Caufield, Bank of Oregon City; L. W.
Decker. Northwestern National;
Charles F. Gleason, Hlbernia Savings;
E. L. Orderman. Helraer Pierce and
Floyd C. Warren, First National; A.
R. Sawtell. Bank of California.
S. L. Eddy, of Ladd & Tilton Bank.ll
was chosen to represent tne cnaptec
at the American Bankers' Association
meeting at Seattle.
Bankers Will Be Guests.
At least four special trains, carry
ing bankers to and from the National
convention of the American Bankers'
Association convention at Seattle in
September are to pass through. Port
land and local banks are planning en
tertainment for the visitors while
they are within the city's gates. It is
hoped to arrange for the delegates to
Washington and Fourth Streets
Open a savings account,
your banking by mail.
Fifth and Stark
THE BANK OF CALIFORNIA
of San Francisco. Founded 1864
Capital Paid in $8,500,000.00
Surplus and, Undivided Profits $3,131,242.14
Commercial Banking. Savings Department.
Third and Stark Streets
The First National Bank
Fifth and Morrison Streets I
Capital and Surplus - - $3,500,000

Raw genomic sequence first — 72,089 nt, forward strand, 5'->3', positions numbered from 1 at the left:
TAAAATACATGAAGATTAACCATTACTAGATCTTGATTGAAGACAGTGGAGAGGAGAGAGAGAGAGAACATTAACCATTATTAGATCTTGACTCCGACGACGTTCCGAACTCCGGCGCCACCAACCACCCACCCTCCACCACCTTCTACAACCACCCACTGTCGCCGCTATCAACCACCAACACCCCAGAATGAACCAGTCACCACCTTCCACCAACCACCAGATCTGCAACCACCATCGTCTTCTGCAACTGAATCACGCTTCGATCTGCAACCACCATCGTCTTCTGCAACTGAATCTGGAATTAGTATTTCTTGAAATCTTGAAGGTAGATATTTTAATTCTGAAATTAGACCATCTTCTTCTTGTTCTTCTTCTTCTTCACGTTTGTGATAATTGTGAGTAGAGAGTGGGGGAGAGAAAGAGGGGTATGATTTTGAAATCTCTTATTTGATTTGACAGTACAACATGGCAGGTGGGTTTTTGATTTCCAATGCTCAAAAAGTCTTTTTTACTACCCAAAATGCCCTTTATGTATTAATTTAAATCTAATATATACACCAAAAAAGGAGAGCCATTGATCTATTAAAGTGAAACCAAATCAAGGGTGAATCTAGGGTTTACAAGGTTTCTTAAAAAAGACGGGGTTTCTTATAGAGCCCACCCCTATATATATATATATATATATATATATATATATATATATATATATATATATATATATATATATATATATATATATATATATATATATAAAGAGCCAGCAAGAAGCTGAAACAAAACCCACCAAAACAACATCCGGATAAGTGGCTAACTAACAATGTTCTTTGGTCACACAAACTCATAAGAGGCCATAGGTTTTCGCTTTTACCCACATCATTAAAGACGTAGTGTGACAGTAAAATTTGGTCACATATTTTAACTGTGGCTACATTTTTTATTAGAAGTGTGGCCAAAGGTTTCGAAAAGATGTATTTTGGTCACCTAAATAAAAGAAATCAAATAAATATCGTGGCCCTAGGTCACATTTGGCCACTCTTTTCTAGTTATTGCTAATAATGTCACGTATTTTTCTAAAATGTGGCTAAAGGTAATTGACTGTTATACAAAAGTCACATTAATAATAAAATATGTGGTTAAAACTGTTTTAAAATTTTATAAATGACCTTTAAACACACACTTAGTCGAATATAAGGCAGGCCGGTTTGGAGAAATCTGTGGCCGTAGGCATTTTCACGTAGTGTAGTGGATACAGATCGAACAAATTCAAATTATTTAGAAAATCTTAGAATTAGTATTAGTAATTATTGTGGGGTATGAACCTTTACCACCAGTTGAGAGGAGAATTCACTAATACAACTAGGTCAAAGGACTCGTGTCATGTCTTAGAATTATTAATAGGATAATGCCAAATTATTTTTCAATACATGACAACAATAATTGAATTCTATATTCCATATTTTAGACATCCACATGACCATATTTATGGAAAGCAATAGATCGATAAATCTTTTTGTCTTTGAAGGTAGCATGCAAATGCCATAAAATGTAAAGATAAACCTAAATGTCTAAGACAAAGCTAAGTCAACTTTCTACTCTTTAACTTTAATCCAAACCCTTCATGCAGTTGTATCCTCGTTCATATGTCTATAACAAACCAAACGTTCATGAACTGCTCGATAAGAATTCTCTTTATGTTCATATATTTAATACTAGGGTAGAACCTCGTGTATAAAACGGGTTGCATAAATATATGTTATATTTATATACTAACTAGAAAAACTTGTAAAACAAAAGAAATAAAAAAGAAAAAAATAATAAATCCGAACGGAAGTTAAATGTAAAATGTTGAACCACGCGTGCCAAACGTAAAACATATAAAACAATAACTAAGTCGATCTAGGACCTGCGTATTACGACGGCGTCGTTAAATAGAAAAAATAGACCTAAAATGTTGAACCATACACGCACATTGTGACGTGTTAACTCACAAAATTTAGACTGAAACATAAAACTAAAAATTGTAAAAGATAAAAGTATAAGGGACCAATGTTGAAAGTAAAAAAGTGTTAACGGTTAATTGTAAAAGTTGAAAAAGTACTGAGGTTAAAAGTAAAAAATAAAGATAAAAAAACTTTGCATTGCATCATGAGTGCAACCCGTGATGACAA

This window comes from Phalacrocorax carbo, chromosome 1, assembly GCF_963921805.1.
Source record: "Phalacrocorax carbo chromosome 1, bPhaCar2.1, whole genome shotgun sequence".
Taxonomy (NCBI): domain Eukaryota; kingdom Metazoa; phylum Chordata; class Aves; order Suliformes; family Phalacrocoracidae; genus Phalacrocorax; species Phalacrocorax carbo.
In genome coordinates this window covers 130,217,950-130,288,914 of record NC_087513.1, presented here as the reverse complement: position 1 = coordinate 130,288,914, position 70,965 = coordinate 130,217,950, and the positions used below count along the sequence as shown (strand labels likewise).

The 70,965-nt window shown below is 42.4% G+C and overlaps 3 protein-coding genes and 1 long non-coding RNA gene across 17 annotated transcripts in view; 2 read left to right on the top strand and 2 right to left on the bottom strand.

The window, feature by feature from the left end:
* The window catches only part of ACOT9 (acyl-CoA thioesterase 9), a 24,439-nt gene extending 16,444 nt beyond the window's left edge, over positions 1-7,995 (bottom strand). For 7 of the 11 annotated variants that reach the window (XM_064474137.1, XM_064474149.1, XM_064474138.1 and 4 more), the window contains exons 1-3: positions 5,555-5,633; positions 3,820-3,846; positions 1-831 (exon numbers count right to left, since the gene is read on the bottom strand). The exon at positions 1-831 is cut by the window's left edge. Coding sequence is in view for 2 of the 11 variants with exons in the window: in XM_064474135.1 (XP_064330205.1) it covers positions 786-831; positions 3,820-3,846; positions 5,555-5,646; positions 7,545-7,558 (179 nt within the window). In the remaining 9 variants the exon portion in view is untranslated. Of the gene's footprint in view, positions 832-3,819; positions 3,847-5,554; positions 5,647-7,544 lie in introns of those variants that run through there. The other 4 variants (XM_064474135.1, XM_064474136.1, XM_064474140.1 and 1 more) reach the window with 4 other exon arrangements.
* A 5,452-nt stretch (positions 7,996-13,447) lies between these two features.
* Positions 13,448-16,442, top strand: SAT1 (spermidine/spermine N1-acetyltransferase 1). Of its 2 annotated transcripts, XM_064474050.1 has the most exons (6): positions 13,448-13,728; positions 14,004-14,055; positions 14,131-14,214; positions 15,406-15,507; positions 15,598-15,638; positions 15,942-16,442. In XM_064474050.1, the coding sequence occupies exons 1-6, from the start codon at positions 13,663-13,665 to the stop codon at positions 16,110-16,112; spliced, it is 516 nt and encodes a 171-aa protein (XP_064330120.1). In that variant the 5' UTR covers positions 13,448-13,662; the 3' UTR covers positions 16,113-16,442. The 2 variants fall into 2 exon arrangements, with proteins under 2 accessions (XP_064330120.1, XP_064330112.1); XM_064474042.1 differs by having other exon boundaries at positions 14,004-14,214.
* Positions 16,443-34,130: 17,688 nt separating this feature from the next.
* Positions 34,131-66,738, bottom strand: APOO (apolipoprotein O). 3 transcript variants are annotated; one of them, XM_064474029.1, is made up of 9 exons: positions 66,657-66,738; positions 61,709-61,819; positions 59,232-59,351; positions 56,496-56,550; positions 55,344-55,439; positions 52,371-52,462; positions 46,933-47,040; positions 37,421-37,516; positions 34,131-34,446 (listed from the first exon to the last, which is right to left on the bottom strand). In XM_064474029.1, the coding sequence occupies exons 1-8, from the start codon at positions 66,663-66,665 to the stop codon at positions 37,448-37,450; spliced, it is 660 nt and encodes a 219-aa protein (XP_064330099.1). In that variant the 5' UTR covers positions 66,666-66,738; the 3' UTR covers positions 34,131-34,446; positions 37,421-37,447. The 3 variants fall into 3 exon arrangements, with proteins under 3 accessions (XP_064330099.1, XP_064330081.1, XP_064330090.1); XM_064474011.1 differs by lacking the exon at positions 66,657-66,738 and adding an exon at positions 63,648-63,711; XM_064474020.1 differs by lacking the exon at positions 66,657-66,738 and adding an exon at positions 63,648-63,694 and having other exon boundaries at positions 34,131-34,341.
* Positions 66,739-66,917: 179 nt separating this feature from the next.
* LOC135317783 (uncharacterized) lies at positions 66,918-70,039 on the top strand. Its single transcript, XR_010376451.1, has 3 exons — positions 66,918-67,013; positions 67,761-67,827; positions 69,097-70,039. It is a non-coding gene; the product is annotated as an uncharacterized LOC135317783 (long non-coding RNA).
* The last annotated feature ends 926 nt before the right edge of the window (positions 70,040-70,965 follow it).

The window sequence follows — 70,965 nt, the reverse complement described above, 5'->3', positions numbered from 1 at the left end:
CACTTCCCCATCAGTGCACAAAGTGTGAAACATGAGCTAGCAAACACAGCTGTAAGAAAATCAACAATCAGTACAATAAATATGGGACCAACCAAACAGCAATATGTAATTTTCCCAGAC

Security and service are the qualities j
we offer for consideration in choosing j
your bank. ' '
t , i
spend some time In and around Port
land. Bank Stock Purchased.
ROSEBUHG. Or.. May 16. (Special.)
B. J. Bovlngton, for many years
president of the Commercial Bank, of
Oakland, has disposed of his stock in
the institution to W. C. Davis, a re
cent arrival in Oakland. Mr. Davis has
been elected president of the bank to
succeed Mr. Bovlnirton.
TR.1VKI.KR8' M 1DK.
Compatcnie Generals Tranrallanttqu.
Sailings from NEW YORK to BORDEAUX
NIAGARA May 22. 3 P. M.
CHICAGO May 29. 3 P. M.
ESPAGNE June 5.3 P.M.
KOCHAMBEAU June 12. 3 P. M.
FOR INFORMATION APPLY
C. W. btinger. 80 ath St.": A. l. Charlton.
t&i Mjrrlvon ml.; K. M. 'lajlur. C. M. M.
P. By.) IXirry b. Smith. IIS d st.i A C
6beldsD, lOO sd t. 11. Dirkaon, S4S Waah.
lgtTi t-i North Hack Road, 6th and btarK
M.t F. I. MrKarlaoal, ud and VVa.hinglua
at a. K. H. Duff)'. 124 d at.. Portland.
SPECIAL RATE TO
Sails Tues., 8 P. M., May 18
S. S. SAN RAM UN.
Make Reservations Immediately.
KKANK BOLLAM, Acrnt.
(With Denver & Rio Grande K. R.)
134 Third St. Mala 2, A 45U.
- AND EUREKA.
SS. Santa Clara
SAILS WEDNE8DAV, MAY 1. P. M.
NORTH PACIFIC STEAMSHIP CO.
121 Jl. 3d St.
Mala UK. A 1314
Foot Northrup St.
Main A Hi!
North Bank Rail
26 Hours' Ocean Sail
o-Deck. Triple screw. 2I-Knit
Palatini r. H.